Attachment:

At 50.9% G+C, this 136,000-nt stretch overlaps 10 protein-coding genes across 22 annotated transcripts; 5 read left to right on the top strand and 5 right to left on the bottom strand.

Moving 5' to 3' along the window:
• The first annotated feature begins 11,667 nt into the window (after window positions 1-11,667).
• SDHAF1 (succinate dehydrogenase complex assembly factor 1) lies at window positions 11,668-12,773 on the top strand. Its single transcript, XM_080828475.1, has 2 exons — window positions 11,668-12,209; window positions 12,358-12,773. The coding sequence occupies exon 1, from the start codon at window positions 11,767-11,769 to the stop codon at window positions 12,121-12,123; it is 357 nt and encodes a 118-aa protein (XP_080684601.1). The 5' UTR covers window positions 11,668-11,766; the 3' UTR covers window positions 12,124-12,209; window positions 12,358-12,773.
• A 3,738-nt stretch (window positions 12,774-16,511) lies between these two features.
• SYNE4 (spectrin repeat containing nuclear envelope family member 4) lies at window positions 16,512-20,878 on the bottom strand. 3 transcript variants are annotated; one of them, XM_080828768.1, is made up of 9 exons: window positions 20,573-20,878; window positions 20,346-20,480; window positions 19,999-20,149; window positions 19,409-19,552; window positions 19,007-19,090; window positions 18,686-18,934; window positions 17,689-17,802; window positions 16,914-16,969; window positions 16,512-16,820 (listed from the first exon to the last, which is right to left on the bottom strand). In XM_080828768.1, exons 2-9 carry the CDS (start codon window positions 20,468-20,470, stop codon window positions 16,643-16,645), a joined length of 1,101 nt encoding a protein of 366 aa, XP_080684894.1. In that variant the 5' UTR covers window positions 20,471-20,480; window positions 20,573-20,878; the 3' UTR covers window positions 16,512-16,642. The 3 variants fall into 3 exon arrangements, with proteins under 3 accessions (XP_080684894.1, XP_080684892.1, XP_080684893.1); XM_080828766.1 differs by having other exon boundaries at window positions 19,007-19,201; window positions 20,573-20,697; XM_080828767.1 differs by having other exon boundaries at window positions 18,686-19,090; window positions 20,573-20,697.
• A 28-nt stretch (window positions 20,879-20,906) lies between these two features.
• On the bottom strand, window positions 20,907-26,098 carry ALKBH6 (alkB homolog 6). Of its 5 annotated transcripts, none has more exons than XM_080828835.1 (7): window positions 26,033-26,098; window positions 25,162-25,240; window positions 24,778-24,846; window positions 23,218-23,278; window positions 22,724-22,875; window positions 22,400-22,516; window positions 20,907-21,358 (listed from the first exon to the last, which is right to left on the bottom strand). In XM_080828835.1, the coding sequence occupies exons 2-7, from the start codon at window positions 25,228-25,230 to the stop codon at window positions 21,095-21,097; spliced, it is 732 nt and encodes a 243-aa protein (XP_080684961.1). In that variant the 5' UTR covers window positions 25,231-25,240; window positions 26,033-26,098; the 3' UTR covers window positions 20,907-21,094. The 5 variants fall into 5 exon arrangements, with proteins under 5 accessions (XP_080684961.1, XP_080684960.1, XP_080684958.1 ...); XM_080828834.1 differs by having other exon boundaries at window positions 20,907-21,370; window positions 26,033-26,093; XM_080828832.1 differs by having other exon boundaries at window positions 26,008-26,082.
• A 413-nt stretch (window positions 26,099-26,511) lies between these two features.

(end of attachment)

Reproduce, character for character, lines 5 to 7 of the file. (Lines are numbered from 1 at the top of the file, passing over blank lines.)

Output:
• A 3,738-nt stretch (window positions 12,774-16,511) lies between these two features.
• SYNE4 (spectrin repeat containing nuclear envelope family member 4) lies at window positions 16,512-20,878 on the bottom strand. 3 transcript variants are annotated; one of them, XM_080828768.1, is made up of 9 exons: window positions 20,573-20,878; window positions 20,346-20,480; window positions 19,999-20,149; window positions 19,409-19,552; window positions 19,007-19,090; window positions 18,686-18,934; window positions 17,689-17,802; window positions 16,914-16,969; window positions 16,512-16,820 (listed from the first exon to the last, which is right to left on the bottom strand). In XM_080828768.1, exons 2-9 carry the CDS (start codon window positions 20,468-20,470, stop codon window positions 16,643-16,645), a joined length of 1,101 nt encoding a protein of 366 aa, XP_080684894.1. In that variant the 5' UTR covers window positions 20,471-20,480; window positions 20,573-20,878; the 3' UTR covers window positions 16,512-16,642. The 3 variants fall into 3 exon arrangements, with proteins under 3 accessions (XP_080684894.1, XP_080684892.1, XP_080684893.1); XM_080828766.1 differs by having other exon boundaries at window positions 19,007-19,201; window positions 20,573-20,697; XM_080828767.1 differs by having other exon boundaries at window positions 18,686-19,090; window positions 20,573-20,697.
• A 28-nt stretch (window positions 20,879-20,906) lies between these two features.